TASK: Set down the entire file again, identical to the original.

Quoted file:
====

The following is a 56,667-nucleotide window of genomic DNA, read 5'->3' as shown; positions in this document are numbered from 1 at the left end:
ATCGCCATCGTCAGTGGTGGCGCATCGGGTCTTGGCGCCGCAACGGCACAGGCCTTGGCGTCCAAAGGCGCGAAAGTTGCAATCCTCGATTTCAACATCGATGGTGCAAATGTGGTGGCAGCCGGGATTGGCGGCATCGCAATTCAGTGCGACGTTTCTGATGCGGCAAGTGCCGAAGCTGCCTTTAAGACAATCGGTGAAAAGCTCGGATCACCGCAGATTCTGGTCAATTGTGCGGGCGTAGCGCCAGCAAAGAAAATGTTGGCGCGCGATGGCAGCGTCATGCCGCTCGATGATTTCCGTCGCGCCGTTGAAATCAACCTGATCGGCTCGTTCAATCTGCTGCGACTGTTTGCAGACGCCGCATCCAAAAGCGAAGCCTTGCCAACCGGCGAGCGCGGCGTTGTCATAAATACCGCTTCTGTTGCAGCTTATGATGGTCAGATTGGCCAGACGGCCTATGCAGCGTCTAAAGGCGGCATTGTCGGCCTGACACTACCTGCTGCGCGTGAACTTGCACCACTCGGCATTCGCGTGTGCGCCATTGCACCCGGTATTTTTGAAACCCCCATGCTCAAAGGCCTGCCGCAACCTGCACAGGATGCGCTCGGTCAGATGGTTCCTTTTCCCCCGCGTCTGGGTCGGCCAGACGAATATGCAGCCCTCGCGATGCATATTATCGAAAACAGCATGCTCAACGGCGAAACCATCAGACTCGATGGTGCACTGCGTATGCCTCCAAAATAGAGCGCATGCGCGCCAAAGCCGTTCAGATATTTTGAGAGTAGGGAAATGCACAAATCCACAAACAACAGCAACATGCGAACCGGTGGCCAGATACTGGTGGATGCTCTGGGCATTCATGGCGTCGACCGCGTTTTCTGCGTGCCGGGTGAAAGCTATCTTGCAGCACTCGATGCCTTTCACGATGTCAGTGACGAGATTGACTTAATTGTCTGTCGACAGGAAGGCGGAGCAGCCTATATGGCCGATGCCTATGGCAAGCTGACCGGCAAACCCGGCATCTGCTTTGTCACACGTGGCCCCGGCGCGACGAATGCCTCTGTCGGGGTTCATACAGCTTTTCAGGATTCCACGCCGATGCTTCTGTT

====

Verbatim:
The following is a 56,667-nucleotide window of genomic DNA, read 5'->3' as shown; positions in this document are numbered from 1 at the left end:
ATCGCCATCGTCAGTGGTGGCGCATCGGGTCTTGGCGCCGCAACGGCACAGGCCTTGGCGTCCAAAGGCGCGAAAGTTGCAATCCTCGATTTCAACATCGATGGTGCAAATGTGGTGGCAGCCGGGATTGGCGGCATCGCAATTCAGTGCGACGTTTCTGATGCGGCAAGTGCCGAAGCTGCCTTTAAGACAATCGGTGAAAAGCTCGGATCACCGCAGATTCTGGTCAATTGTGCGGGCGTAGCGCCAGCAAAGAAAATGTTGGCGCGCGATGGCAGCGTCATGCCGCTCGATGATTTCCGTCGCGCCGTTGAAATCAACCTGATCGGCTCGTTCAATCTGCTGCGACTGTTTGCAGACGCCGCATCCAAAAGCGAAGCCTTGCCAACCGGCGAGCGCGGCGTTGTCATAAATACCGCTTCTGTTGCAGCTTATGATGGTCAGATTGGCCAGACGGCCTATGCAGCGTCTAAAGGCGGCATTGTCGGCCTGACACTACCTGCTGCGCGTGAACTTGCACCACTCGGCATTCGCGTGTGCGCCATTGCACCCGGTATTTTTGAAACCCCCATGCTCAAAGGCCTGCCGCAACCTGCACAGGATGCGCTCGGTCAGATGGTTCCTTTTCCCCCGCGTCTGGGTCGGCCAGACGAATATGCAGCCCTCGCGATGCATATTATCGAAAACAGCATGCTCAACGGCGAAACCATCAGACTCGATGGTGCACTGCGTATGCCTCCAAAATAGAGCGCATGCGCGCCAAAGCCGTTCAGATATTTTGAGAGTAGGGAAATGCACAAATCCACAAACAACAGCAACATGCGAACCGGTGGCCAGATACTGGTGGATGCTCTGGGCATTCATGGCGTCGACCGCGTTTTCTGCGTGCCGGGTGAAAGCTATCTTGCAGCACTCGATGCCTTTCACGATGTCAGTGACGAGATTGACTTAATTGTCTGTCGACAGGAAGGCGGAGCAGCCTATATGGCCGATGCCTATGGCAAGCTGACCGGCAAACCCGGCATCTGCTTTGTCACACGTGGCCCCGGCGCGACGAATGCCTCTGTCGGGGTTCATACAGCTTTTCAGGATTCCACGCCGATGCTTCTGTT